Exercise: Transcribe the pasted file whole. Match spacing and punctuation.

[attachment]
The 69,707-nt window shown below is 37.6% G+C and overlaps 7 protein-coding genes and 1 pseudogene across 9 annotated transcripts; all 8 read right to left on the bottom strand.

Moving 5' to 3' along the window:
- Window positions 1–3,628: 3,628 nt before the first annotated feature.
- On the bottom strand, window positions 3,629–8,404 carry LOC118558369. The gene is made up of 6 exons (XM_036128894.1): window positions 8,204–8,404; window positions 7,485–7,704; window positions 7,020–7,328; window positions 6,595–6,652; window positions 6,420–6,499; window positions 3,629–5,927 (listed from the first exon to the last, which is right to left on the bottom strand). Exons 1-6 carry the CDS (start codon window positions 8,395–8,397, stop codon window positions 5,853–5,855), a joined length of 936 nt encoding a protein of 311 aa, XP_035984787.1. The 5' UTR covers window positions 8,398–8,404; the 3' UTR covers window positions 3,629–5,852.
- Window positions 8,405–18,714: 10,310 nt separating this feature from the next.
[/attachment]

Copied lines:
The 69,707-nt window shown below is 37.6% G+C and overlaps 7 protein-coding genes and 1 pseudogene across 9 annotated transcripts; all 8 read right to left on the bottom strand.

Moving 5' to 3' along the window:
- Window positions 1–3,628: 3,628 nt before the first annotated feature.
- On the bottom strand, window positions 3,629–8,404 carry LOC118558369. The gene is made up of 6 exons (XM_036128894.1): window positions 8,204–8,404; window positions 7,485–7,704; window positions 7,020–7,328; window positions 6,595–6,652; window positions 6,420–6,499; window positions 3,629–5,927 (listed from the first exon to the last, which is right to left on the bottom strand). Exons 1-6 carry the CDS (start codon window positions 8,395–8,397, stop codon window positions 5,853–5,855), a joined length of 936 nt encoding a protein of 311 aa, XP_035984787.1. The 5' UTR covers window positions 8,398–8,404; the 3' UTR covers window positions 3,629–5,852.
- Window positions 8,405–18,714: 10,310 nt separating this feature from the next.